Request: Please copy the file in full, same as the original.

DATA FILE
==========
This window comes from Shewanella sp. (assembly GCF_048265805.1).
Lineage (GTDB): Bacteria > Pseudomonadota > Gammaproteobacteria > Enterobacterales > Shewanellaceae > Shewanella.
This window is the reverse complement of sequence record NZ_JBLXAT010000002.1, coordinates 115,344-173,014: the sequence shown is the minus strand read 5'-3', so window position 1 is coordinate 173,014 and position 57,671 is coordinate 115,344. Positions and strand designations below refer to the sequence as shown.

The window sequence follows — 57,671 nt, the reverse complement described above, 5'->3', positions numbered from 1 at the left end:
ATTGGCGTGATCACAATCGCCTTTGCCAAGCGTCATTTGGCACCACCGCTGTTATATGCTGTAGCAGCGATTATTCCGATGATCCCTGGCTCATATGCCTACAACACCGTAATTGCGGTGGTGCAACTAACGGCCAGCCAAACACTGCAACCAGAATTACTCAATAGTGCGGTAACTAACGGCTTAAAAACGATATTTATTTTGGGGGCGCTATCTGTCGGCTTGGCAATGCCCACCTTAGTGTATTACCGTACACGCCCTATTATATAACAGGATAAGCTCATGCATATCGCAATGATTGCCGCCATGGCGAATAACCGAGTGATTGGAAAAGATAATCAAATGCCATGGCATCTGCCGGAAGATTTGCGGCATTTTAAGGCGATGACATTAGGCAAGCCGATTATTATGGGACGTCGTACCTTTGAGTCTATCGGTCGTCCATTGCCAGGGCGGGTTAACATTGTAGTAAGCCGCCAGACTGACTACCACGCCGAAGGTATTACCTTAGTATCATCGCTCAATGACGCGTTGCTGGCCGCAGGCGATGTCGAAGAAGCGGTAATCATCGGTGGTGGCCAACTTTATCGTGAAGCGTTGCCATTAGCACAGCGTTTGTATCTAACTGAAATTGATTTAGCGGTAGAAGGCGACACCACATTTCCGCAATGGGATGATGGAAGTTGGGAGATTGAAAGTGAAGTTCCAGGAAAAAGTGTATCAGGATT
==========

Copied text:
This window comes from Shewanella sp. (assembly GCF_048265805.1).
Lineage (GTDB): Bacteria > Pseudomonadota > Gammaproteobacteria > Enterobacterales > Shewanellaceae > Shewanella.
This window is the reverse complement of sequence record NZ_JBLXAT010000002.1, coordinates 115,344-173,014: the sequence shown is the minus strand read 5'-3', so window position 1 is coordinate 173,014 and position 57,671 is coordinate 115,344. Positions and strand designations below refer to the sequence as shown.

The window sequence follows — 57,671 nt, the reverse complement described above, 5'->3', positions numbered from 1 at the left end:
ATTGGCGTGATCACAATCGCCTTTGCCAAGCGTCATTTGGCACCACCGCTGTTATATGCTGTAGCAGCGATTATTCCGATGATCCCTGGCTCATATGCCTACAACACCGTAATTGCGGTGGTGCAACTAACGGCCAGCCAAACACTGCAACCAGAATTACTCAATAGTGCGGTAACTAACGGCTTAAAAACGATATTTATTTTGGGGGCGCTATCTGTCGGCTTGGCAATGCCCACCTTAGTGTATTACCGTACACGCCCTATTATATAACAGGATAAGCTCATGCATATCGCAATGATTGCCGCCATGGCGAATAACCGAGTGATTGGAAAAGATAATCAAATGCCATGGCATCTGCCGGAAGATTTGCGGCATTTTAAGGCGATGACATTAGGCAAGCCGATTATTATGGGACGTCGTACCTTTGAGTCTATCGGTCGTCCATTGCCAGGGCGGGTTAACATTGTAGTAAGCCGCCAGACTGACTACCACGCCGAAGGTATTACCTTAGTATCATCGCTCAATGACGCGTTGCTGGCCGCAGGCGATGTCGAAGAAGCGGTAATCATCGGTGGTGGCCAACTTTATCGTGAAGCGTTGCCATTAGCACAGCGTTTGTATCTAACTGAAATTGATTTAGCGGTAGAAGGCGACACCACATTTCCGCAATGGGATGATGGAAGTTGGGAGATTGAAAGTGAAGTTCCAGGAAAAAGTGTATCAGGATT